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Pulmonary Embolus

Pulmonary embolus (PE) is caused by an obstruction of flow in the pulmonary arteries due to arterial occlusion. This occurs most commonly from the embolization of blood clots from the deep veins of the legs (the subject for the following discusion). Fat after long bone fractures), air, amniotic fluid, blood clots from other locations, and other substances are rare causes or PE. At least one of the following risk factors is present in 90% of patients with PE: immobility, heart disease, cancer, estrogen therapy, previous deep venous thrombosis (DVT) or PE, hypercoagulability, or abnormal thrombolysis. Not all patients with cancer or hypercoagulability are known at the time of presentation.


  • It may be caused by clots from the venous circulation, from the right side of the heart, from tumours that have invaded the circulatory system, or from other sources such as amniotic fluid, air, fat, bone marrow, and foreign substances.
  • Several factors that may caused pulmonary embolus including prolonged bed rest or inactivity including long trips in planes, cars, or trains, oral contraceptive use, surgery especially pelvic surgery, childbirth, massive trauma, burns, cancer.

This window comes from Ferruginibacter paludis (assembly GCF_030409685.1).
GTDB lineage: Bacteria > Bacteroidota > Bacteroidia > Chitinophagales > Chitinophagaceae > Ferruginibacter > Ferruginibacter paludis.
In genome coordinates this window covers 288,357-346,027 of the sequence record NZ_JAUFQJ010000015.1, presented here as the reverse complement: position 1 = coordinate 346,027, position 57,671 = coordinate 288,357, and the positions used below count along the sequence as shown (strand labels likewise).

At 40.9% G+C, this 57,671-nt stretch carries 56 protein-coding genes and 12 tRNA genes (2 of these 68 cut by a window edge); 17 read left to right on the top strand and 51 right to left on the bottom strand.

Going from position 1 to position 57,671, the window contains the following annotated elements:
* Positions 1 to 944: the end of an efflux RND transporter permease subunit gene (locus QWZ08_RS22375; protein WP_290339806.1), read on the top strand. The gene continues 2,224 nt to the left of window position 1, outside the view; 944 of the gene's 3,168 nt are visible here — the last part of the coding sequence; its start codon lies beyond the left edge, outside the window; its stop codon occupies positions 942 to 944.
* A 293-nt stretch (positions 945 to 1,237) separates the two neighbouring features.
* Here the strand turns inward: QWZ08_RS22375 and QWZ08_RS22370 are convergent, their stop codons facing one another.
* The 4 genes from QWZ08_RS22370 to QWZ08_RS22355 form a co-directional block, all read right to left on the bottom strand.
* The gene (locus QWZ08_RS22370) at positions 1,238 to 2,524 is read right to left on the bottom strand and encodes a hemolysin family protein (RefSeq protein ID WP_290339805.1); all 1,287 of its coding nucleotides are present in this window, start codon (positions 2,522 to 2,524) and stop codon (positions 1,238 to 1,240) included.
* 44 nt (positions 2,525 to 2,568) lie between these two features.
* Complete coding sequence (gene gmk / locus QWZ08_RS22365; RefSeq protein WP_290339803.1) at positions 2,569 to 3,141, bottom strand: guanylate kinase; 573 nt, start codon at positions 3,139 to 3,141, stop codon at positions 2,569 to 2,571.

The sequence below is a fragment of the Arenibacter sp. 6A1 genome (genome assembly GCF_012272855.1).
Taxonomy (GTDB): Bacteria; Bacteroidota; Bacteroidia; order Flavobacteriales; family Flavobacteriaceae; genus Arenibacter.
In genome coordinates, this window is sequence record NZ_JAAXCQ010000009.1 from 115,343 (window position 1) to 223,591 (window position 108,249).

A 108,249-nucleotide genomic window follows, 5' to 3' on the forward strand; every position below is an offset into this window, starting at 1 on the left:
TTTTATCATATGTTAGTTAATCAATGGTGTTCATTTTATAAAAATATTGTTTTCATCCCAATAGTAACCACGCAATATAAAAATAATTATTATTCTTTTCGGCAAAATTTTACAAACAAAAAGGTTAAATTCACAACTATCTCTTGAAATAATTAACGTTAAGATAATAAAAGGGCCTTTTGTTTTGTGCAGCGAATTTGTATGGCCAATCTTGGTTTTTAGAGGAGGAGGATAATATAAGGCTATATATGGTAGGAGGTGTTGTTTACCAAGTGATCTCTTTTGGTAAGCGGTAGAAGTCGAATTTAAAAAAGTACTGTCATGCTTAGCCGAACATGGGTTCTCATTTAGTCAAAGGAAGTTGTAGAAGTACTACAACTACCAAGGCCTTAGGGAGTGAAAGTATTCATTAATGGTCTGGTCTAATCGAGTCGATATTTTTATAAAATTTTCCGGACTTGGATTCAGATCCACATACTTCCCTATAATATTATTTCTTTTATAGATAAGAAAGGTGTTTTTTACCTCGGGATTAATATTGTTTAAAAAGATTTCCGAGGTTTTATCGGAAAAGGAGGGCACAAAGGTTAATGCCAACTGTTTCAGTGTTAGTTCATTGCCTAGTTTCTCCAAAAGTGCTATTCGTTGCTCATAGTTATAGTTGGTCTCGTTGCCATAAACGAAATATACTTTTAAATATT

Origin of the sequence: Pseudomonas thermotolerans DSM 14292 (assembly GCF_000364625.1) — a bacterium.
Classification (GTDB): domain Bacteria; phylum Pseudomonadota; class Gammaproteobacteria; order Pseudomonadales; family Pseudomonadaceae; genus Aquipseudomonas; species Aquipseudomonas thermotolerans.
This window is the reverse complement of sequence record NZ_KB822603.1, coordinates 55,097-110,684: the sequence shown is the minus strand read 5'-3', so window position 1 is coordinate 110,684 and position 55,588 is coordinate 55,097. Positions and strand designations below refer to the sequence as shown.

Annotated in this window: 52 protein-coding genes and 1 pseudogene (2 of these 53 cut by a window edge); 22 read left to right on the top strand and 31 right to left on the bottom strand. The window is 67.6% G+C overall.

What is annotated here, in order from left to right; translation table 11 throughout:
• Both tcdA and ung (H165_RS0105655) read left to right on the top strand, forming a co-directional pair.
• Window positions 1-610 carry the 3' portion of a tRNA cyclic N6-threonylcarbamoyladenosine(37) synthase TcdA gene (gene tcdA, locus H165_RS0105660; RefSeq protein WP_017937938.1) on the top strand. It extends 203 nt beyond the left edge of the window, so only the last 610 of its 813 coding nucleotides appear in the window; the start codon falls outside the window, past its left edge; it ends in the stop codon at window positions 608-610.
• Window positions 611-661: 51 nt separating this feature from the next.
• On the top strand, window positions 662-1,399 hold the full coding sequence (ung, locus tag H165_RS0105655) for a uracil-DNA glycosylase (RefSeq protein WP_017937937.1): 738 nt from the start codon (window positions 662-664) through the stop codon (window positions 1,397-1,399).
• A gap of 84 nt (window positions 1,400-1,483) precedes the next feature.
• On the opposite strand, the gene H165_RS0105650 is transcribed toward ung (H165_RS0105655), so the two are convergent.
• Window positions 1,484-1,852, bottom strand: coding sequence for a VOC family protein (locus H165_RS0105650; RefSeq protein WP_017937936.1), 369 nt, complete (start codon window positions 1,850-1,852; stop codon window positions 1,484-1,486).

• Chest pain ++++ (two thirds of patients with chest pain describe pleuritic pain)
  • Dyspnea ++++
  • Cough +++
  • Hemoptysis ++
  • The classic triad of dyspnea, pleuritic chest pain, and hemoptysis is seldom present ++
  • Syncope ++


  • Tachypnea> 16/min ++++
  • Rales +++
  • P2 >A2 +++
  • Tachycardia +++
  • Fever (low grade) +++
  • Diaphoresis +++
  • Hypotension (in massive PE)
  • Hypoxia (by pulse oximetry)
  • Pleural friction rub
  • Evidence of DVT (calf swelling-one calf with circumference 2 cm greater than opposite calf) ++


  • For the treatment of Pulmonary Embolus, the emergency treatment and hospitalization are necessary. Because in cases of severe, life-threatening pulmonary embolism, definitive treatment consists of dissolving the clot with thrombolytic therapy. Anticoagulant therapy prevents the formation of more clots and allows the body to re-absorb the existing clots faster.
  • In which thrombolytic therapy, it includes streptokinase, urokinase, or t-PA.
  • In anticoagulation therapy, it consists of heparin by intravenous infusion initially, then oral warfarin (Coumadin). Subcutaneous low-molecular weight heparin is often substituted for intravenous heparin in many circumstances.
  • In patients who cannot tolerate anticoagulation therapy, then inferior vena cava filter may be placed. This device, placed in the main central vein in the abdomen, is designed to block large clots from traveling into the pulmonary vessels. Oxygen therapy may be required to maintain normal oxygen concentrations.

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